The “Maburi Henoko” motif used here has been a recurring element in Shizuko and Toshio’s improvised performances over the past decade. Henoko is the district of Okinawa whose pristine natural marine environment is under threat of destruction from the relocation and expansion of a US Marine Corps air base. In Okinawan, maburi refers to the vital, life-sustaining spirit or soul, and here it is dedicated to the hidden and unworshipped gods of Okinawa. The piece builds tension through improvised performances on piano and double bass and free-form vocalizations/improv poetry. Compared to the harsh noise of their previous release, Tamafuri, the tone here is limpid and sublime, and feels close to a prayer. From the tranquil solo which begins the piano improvisations in the latter half, to the final section where Toshio and Shizuko’s vocalizations intertwine, the piece could be described as the condensed essence of kagura dance.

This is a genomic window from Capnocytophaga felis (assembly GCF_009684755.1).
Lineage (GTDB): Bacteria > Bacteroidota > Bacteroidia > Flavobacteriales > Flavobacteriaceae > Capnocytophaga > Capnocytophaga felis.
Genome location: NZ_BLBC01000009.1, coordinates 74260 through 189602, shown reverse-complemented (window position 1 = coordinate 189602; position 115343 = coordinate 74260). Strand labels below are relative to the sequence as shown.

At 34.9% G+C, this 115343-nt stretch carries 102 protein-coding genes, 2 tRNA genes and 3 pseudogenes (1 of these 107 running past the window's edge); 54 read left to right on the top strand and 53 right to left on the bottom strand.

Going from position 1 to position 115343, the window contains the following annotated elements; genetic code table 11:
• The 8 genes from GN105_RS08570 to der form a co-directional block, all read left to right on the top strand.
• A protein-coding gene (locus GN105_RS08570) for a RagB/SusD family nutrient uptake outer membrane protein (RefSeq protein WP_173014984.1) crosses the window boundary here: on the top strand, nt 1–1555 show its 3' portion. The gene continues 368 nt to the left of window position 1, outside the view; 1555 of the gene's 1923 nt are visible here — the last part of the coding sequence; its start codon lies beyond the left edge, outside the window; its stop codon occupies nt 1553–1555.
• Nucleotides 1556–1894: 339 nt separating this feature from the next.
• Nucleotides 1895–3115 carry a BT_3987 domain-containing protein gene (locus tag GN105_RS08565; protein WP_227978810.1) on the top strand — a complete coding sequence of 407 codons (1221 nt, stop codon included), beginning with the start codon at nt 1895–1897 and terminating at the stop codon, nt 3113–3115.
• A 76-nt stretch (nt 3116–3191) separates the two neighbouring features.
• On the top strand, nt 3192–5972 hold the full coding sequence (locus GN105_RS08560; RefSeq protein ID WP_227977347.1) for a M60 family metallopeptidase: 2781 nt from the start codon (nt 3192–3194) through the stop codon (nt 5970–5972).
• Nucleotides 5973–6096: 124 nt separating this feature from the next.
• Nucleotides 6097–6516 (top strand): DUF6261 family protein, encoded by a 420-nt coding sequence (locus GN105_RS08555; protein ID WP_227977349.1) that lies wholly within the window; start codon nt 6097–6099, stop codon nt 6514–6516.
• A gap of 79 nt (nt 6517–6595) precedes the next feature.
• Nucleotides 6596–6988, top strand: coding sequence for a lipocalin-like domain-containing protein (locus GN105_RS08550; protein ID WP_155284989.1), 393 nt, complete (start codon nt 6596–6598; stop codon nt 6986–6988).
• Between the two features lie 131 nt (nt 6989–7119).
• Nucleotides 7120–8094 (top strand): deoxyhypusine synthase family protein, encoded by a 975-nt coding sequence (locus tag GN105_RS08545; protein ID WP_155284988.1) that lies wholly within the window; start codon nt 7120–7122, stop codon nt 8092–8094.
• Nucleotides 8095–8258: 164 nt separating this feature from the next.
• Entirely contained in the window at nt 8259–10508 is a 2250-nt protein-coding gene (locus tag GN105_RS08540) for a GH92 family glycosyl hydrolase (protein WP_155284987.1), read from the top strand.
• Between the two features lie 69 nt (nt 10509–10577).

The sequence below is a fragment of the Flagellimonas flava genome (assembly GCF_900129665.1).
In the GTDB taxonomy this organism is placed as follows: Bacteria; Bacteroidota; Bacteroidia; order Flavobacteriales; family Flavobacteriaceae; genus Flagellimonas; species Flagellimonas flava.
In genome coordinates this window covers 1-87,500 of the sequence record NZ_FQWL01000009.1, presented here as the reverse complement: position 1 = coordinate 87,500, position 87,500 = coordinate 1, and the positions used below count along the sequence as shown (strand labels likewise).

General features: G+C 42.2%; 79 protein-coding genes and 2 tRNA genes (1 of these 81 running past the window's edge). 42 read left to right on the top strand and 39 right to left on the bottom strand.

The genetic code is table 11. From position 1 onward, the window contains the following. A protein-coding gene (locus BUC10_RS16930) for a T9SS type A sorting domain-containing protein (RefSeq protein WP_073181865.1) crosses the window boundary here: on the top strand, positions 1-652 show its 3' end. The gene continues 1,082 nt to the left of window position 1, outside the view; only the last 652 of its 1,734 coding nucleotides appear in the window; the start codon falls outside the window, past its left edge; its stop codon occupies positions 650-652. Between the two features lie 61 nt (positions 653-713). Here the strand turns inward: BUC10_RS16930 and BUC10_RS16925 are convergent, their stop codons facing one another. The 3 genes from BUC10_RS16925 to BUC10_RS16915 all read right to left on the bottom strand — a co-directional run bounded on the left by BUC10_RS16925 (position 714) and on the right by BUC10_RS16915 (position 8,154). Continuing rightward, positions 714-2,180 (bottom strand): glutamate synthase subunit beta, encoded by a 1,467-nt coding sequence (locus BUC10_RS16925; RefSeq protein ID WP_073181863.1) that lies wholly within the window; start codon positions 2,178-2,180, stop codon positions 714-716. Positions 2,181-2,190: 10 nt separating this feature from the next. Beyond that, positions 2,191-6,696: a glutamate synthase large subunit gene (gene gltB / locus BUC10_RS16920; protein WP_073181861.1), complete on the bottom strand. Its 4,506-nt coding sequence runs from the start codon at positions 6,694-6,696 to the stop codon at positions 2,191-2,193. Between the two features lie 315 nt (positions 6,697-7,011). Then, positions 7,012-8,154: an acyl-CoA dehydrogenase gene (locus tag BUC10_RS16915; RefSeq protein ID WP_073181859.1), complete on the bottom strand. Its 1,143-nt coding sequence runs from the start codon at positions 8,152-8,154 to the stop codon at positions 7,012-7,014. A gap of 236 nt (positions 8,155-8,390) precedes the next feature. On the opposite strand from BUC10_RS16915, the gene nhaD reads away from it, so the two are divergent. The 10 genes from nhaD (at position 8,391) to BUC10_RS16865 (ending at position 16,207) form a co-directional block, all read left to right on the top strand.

B1 susabu
   The piece begins with the dry whispering of bamboo leaves and a shakuhachi improvisation by Sabu Orimo. His approach incorporates traditional shakuhachi techniques, but also adds elements from the iconoclastic shakuhachi performer Watazumido and the Australian didgeridoo. He integrates these influences and they flower into a unique free-form style. Shizuko joins in on double bass and an improvised conversation commences. In the middle section, Toshio Orimo enters on improvised piano and the three engage in an impromptu dialogue. As they move towards the finale, their call and response takes on a new sense of urgency and Toshio’s and Shizuko’s vocalizations suddenly break through, like the arrival of some wild, ferocious spirit in the space. Then, just when you think that the three of them have tipped over into violence, Shizuko sounds a deep drone on her double bass, purifying the untamed atmosphere of the studio and all the summoned spirits withdraw back into nature.

Takeo Udagawa, October 2018. translation by Alan Cummings.